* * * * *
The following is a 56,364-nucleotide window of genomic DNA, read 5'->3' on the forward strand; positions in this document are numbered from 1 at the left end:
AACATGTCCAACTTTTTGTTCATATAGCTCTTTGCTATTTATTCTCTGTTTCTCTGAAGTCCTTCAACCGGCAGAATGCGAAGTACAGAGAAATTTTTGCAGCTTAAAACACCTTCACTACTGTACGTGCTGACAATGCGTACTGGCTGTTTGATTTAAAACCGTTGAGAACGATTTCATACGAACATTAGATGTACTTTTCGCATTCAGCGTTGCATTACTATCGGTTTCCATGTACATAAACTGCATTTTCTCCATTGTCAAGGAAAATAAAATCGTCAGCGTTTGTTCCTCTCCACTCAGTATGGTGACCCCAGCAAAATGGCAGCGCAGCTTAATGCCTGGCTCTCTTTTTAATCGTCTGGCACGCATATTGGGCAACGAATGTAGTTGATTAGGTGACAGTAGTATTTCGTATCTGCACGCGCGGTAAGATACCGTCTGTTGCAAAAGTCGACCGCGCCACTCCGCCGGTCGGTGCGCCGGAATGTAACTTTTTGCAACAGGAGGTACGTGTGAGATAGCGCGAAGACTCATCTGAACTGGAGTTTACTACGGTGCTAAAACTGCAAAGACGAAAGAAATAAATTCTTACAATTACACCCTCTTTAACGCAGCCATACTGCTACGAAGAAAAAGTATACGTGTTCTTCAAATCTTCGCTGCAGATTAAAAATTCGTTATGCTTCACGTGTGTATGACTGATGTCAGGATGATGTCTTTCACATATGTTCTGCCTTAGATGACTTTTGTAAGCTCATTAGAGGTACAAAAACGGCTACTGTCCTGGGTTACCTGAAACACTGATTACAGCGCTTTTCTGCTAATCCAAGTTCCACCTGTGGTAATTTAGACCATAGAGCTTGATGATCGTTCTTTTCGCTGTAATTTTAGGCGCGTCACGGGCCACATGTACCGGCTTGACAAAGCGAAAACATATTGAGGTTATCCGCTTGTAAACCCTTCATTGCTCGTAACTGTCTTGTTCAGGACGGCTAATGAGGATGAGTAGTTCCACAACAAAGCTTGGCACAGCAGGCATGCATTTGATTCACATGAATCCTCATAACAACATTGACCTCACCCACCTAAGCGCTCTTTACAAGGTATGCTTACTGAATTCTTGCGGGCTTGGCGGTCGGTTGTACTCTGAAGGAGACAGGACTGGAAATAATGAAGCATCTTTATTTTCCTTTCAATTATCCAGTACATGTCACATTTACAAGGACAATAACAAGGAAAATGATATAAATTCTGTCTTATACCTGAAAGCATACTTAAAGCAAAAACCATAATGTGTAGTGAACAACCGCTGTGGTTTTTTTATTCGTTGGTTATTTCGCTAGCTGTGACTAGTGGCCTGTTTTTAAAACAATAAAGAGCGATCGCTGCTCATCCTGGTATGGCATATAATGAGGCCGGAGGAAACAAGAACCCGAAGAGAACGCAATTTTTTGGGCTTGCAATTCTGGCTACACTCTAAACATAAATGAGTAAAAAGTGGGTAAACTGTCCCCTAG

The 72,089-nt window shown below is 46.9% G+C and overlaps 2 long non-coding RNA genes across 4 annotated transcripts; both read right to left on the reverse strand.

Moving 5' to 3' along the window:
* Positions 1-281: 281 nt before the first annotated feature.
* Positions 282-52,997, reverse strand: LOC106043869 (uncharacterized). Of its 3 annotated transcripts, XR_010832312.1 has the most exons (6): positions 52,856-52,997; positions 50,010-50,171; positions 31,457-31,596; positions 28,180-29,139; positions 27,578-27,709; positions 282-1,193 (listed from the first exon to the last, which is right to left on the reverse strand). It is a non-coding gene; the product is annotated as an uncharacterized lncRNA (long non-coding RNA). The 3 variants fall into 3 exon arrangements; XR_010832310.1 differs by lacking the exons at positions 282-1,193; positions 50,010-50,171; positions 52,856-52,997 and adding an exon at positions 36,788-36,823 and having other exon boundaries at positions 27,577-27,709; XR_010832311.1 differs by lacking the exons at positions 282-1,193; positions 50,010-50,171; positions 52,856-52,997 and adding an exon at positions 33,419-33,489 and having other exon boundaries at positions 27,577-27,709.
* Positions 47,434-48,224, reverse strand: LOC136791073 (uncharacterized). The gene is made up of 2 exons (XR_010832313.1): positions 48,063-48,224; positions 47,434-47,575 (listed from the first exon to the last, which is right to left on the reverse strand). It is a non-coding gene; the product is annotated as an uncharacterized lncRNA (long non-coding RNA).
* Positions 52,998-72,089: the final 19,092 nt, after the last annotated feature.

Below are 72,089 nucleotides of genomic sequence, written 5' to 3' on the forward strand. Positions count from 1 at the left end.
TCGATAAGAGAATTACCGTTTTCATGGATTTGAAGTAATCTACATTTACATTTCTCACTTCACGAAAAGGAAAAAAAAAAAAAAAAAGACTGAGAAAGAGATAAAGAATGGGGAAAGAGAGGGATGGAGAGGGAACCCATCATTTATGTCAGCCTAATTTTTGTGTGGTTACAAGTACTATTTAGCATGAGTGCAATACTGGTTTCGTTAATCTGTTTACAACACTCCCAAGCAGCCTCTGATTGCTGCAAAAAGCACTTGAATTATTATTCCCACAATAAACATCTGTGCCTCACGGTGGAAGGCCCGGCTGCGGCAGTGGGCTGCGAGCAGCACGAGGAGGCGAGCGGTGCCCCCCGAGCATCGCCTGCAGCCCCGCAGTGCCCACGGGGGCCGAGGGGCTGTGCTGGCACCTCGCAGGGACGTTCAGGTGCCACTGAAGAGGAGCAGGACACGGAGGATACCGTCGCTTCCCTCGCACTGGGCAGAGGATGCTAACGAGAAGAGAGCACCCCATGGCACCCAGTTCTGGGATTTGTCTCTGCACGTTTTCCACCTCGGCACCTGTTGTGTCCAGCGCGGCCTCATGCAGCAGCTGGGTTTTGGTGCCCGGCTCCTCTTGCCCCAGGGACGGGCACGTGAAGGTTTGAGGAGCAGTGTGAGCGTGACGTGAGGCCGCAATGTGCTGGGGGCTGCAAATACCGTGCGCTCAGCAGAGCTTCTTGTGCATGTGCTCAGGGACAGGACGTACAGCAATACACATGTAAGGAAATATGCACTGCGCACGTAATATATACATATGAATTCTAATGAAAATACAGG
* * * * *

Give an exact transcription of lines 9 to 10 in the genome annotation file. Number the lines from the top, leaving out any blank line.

Below are 72,089 nucleotides of genomic sequence, written 5' to 3' on the forward strand. Positions count from 1 at the left end.
TCGATAAGAGAATTACCGTTTTCATGGATTTGAAGTAATCTACATTTACATTTCTCACTTCACGAAAAGGAAAAAAAAAAAAAAAAAGACTGAGAAAGAGATAAAGAATGGGGAAAGAGAGGGATGGAGAGGGAACCCATCATTTATGTCAGCCTAATTTTTGTGTGGTTACAAGTACTATTTAGCATGAGTGCAATACTGGTTTCGTTAATCTGTTTACAACACTCCCAAGCAGCCTCTGATTGCTGCAAAAAGCACTTGAATTATTATTCCCACAATAAACATCTGTGCCTCACGGTGGAAGGCCCGGCTGCGGCAGTGGGCTGCGAGCAGCACGAGGAGGCGAGCGGTGCCCCCCGAGCATCGCCTGCAGCCCCGCAGTGCCCACGGGGGCCGAGGGGCTGTGCTGGCACCTCGCAGGGACGTTCAGGTGCCACTGAAGAGGAGCAGGACACGGAGGATACCGTCGCTTCCCTCGCACTGGGCAGAGGATGCTAACGAGAAGAGAGCACCCCATGGCACCCAGTTCTGGGATTTGTCTCTGCACGTTTTCCACCTCGGCACCTGTTGTGTCCAGCGCGGCCTCATGCAGCAGCTGGGTTTTGGTGCCCGGCTCCTCTTGCCCCAGGGACGGGCACGTGAAGGTTTGAGGAGCAGTGTGAGCGTGACGTGAGGCCGCAATGTGCTGGGGGCTGCAAATACCGTGCGCTCAGCAGAGCTTCTTGTGCATGTGCTCAGGGACAGGACGTACAGCAATACACATGTAAGGAAATATGCACTGCGCACGTAATATATACATATGAATTCTAATGAAAATACAGG